Conservation of Water
Water is the most abundant natural resource on Earth and is essential for survival of all known forms of life. Although approximately 70% of the planet's surface is covered with water, the majority of this is unsuitable for human consumption. Of the nearly 1500 trillion tons of water that covers the Earth's surface, approximately 95% of this is saltwater contained in the oceans on our planet.
- How Much Water Do We Use?
- Water Conservation in the Bathroom
- Conserve Water in the Yard and Garden
- Water Conservation in the Kitchen
- Water Conservation in Your Community
How Much Water Do We Use?
The average person in North America uses 50 to 70 gallons daily on "indoor uses" of which 75% of this is typically used in the bathroom. In the average home, the toilet accounts for 30% of water use: you do the math, for a family of four, that is approximately 70 gallons a day "flushed away". Outdoors, the average water usage per person is similar to the indoor usage numbers contingent on season and location, with car washing, lawn and garden watering generating the highest water use. Running a sprinkler continuously is one of the biggest water-waste abusers, as two hours can use up to 500 gallons.
Water Conservation in the Bathroom
- Check For Toilet Tank Leaks - An easy way to do this is to add food coloring to the tank and wait 30 minutes: if the toilet is leaking, the color will migrate to the bowl.
- Install Low Water Use Toilets - These low-flush versions only use 1 to 2 gallons per flush versus the 3 to 5 gallons utilized by a traditional toilet.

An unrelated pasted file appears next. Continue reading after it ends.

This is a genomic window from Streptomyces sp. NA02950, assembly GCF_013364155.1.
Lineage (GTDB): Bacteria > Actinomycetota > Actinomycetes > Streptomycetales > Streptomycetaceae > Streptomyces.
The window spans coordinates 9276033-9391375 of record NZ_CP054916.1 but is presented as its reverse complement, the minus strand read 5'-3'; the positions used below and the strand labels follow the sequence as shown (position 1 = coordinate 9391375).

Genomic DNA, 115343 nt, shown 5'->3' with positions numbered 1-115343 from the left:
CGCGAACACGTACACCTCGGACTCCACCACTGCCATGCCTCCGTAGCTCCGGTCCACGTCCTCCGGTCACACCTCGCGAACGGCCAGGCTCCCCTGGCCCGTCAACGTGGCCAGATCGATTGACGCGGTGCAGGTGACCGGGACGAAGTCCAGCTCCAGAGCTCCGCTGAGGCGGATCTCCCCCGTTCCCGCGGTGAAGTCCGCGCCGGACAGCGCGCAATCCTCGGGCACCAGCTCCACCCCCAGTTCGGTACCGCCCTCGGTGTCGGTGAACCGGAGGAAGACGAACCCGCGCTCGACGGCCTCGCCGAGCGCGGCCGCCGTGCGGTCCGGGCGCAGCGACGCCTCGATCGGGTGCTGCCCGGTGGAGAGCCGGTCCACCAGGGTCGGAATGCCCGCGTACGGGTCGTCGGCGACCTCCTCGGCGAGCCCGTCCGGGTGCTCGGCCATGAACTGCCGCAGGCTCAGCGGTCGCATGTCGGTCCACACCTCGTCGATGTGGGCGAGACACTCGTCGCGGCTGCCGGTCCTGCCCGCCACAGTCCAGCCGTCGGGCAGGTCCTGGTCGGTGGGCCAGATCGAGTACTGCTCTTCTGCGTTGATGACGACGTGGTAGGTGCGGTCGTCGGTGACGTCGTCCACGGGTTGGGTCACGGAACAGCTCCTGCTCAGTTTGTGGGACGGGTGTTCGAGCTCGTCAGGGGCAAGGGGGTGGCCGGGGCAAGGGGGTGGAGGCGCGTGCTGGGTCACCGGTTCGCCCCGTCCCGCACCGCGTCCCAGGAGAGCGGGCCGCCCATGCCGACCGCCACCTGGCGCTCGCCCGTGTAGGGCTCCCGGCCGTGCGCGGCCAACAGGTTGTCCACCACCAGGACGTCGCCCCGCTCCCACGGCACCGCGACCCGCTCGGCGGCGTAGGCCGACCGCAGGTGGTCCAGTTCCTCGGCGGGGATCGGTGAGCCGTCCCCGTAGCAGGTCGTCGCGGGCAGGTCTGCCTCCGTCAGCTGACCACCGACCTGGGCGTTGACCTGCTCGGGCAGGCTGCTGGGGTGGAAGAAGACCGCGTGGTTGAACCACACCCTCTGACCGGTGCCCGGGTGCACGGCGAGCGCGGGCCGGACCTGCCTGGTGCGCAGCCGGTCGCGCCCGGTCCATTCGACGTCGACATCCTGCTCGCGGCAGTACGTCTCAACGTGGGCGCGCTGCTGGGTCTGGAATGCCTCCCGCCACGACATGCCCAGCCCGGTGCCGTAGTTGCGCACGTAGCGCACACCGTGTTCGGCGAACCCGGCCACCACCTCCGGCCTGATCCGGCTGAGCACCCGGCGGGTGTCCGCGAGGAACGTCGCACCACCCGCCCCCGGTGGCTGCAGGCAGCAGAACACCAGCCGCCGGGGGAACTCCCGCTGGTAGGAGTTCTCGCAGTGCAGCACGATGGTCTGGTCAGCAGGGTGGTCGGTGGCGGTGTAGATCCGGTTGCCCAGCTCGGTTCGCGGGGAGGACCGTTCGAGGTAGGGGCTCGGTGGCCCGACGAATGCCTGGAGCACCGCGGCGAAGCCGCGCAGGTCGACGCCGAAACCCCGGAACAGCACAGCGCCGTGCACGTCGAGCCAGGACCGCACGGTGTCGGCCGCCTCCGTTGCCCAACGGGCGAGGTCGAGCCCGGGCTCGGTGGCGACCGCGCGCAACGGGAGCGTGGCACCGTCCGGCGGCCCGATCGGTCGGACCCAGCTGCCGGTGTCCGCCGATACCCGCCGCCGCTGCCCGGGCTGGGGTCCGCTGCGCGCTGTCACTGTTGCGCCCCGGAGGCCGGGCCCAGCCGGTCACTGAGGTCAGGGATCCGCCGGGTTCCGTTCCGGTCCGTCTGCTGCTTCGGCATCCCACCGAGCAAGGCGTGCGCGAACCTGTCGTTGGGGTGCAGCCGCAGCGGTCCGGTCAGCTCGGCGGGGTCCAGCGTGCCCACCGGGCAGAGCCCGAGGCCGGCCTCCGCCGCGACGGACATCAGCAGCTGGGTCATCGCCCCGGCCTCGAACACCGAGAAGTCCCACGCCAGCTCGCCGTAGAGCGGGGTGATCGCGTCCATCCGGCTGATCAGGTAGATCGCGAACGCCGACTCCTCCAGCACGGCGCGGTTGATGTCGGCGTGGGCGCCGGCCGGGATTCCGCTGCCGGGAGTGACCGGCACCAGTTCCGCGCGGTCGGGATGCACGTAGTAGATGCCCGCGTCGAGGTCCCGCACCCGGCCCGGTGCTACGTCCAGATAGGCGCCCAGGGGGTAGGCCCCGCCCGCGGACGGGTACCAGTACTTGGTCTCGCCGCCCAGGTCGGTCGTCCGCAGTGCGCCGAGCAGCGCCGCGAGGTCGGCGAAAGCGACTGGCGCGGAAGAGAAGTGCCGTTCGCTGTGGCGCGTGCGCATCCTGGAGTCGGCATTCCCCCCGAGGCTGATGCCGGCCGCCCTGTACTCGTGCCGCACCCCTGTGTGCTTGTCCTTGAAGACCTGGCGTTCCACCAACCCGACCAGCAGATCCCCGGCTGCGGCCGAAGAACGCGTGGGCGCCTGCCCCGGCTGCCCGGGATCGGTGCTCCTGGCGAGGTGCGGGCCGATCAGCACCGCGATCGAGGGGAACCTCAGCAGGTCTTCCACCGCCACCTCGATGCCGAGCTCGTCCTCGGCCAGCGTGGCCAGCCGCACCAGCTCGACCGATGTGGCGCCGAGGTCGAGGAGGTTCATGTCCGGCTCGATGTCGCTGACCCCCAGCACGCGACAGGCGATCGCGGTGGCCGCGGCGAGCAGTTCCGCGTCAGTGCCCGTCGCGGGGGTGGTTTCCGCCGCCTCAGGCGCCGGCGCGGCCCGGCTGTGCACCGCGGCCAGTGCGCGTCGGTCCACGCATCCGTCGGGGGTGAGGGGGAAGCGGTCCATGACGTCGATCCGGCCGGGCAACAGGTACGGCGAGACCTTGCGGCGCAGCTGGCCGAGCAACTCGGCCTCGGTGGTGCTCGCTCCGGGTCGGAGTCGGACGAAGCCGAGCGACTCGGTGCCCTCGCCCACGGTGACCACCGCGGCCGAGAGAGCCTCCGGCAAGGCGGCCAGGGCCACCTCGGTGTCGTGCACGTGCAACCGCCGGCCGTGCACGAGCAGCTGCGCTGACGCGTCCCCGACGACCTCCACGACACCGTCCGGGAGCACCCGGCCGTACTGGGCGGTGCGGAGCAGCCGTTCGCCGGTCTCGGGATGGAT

- Check the Toilet Flapper (float) - This is typically made of rubber and does eventually wear out - if is doesn't close after flushing, replace it.
- Install Low-Flow Devices - Install low-flow shower heads and faucet aerators in your sinks. Both are low-cost measures that will pay off quickly in savings on your water bill.
- Reduce Time in the Shower - Try turning off the water after getting wet, soaping up, then turning it back on to rinse. A five-minute shower can use up to 60 gallons of water.
- Don't Let Water Run Continuously - While shaving, washing your face or hands, or brushing your teeth don't let the water run during these chores.
- Flush Only When Necessary - Of course, this is a personal decision, but you do the math... yellow is a very pretty color...
Conserve Water in the Yard and Garden
- Water lawns during the early morning hours to reduce evaporation losses due to wind and temperature effects.
- Deep-soak your lawn. The most effective method to water your lawn is to do it long enough for the moisture to soak down to the roots: a good measurement method involves putting an empty tuna can on your lawn - when it's full, this is the optimum amount.
- Don't use your hose to clean driveways and sidewalks; use a broom or blower instead.
- When washing your car, do it on the grass (and use a spray nozzle on the hose and bucket) or consider using a commercial car wash that recycles water. There are even waterless car washing systems available now (such as EcoTouch).
- Use a rain catching system to collect natural rainwater to use for watering your yard or garden. Installing rain gutters and collecting water from downspouts is another method to collect water for lawn and garden reuse later.
- If you have a pool, cover it. Not only will this keep leaves and bugs out of the pool and provide slight heating, it will save thousands of gallons of water from evaporation.
- Install a water-saving pool filter if you have a swimming pool; each time you backwash with a traditional filter up to 250 gallons or more of water is wasted.
- Use a drip irrigation system to water plants. Trickle irrigation and drip irrigation systems use very small amounts of water that when set up properly is supplied directly to the base of the plants. Since the water is applied directly to the soil, rather than onto the plant, evaporation from leaf surfaces is reduced.